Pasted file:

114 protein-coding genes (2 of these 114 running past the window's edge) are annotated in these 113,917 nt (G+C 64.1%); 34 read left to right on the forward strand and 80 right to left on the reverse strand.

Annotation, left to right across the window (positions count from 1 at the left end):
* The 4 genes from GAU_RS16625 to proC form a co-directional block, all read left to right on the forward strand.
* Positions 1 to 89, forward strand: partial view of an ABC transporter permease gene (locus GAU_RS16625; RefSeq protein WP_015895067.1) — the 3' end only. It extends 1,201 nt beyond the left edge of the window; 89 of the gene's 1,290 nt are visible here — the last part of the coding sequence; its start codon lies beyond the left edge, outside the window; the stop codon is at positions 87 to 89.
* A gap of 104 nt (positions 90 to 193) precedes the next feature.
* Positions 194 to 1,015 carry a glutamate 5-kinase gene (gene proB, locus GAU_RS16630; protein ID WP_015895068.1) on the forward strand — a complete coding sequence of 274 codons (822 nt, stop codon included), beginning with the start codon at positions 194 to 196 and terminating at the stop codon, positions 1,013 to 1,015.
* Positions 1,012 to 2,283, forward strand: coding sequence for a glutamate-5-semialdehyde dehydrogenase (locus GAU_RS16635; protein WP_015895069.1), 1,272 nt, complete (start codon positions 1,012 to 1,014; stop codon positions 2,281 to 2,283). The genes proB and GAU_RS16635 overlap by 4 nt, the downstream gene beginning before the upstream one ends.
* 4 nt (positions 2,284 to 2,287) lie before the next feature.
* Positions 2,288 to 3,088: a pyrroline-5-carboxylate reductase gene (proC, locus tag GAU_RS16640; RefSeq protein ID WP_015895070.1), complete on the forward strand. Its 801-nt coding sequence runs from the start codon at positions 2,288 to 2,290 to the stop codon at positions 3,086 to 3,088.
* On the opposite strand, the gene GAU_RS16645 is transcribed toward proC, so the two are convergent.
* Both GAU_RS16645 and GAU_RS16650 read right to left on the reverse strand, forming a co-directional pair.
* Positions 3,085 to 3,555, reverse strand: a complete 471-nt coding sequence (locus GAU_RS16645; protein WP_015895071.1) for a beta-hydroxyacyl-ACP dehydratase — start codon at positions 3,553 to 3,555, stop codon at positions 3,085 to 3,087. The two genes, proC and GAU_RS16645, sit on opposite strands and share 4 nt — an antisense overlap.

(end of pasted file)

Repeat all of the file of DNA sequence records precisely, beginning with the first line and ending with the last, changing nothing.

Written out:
114 protein-coding genes (2 of these 114 running past the window's edge) are annotated in these 113,917 nt (G+C 64.1%); 34 read left to right on the forward strand and 80 right to left on the reverse strand.

Annotation, left to right across the window (positions count from 1 at the left end):
* The 4 genes from GAU_RS16625 to proC form a co-directional block, all read left to right on the forward strand.
* Positions 1 to 89, forward strand: partial view of an ABC transporter permease gene (locus GAU_RS16625; RefSeq protein WP_015895067.1) — the 3' end only. It extends 1,201 nt beyond the left edge of the window; 89 of the gene's 1,290 nt are visible here — the last part of the coding sequence; its start codon lies beyond the left edge, outside the window; the stop codon is at positions 87 to 89.
* A gap of 104 nt (positions 90 to 193) precedes the next feature.
* Positions 194 to 1,015 carry a glutamate 5-kinase gene (gene proB, locus GAU_RS16630; protein ID WP_015895068.1) on the forward strand — a complete coding sequence of 274 codons (822 nt, stop codon included), beginning with the start codon at positions 194 to 196 and terminating at the stop codon, positions 1,013 to 1,015.
* Positions 1,012 to 2,283, forward strand: coding sequence for a glutamate-5-semialdehyde dehydrogenase (locus GAU_RS16635; protein WP_015895069.1), 1,272 nt, complete (start codon positions 1,012 to 1,014; stop codon positions 2,281 to 2,283). The genes proB and GAU_RS16635 overlap by 4 nt, the downstream gene beginning before the upstream one ends.
* 4 nt (positions 2,284 to 2,287) lie before the next feature.
* Positions 2,288 to 3,088: a pyrroline-5-carboxylate reductase gene (proC, locus tag GAU_RS16640; RefSeq protein ID WP_015895070.1), complete on the forward strand. Its 801-nt coding sequence runs from the start codon at positions 2,288 to 2,290 to the stop codon at positions 3,086 to 3,088.
* On the opposite strand, the gene GAU_RS16645 is transcribed toward proC, so the two are convergent.
* Both GAU_RS16645 and GAU_RS16650 read right to left on the reverse strand, forming a co-directional pair.
* Positions 3,085 to 3,555, reverse strand: a complete 471-nt coding sequence (locus GAU_RS16645; protein WP_015895071.1) for a beta-hydroxyacyl-ACP dehydratase — start codon at positions 3,553 to 3,555, stop codon at positions 3,085 to 3,087. The two genes, proC and GAU_RS16645, sit on opposite strands and share 4 nt — an antisense overlap.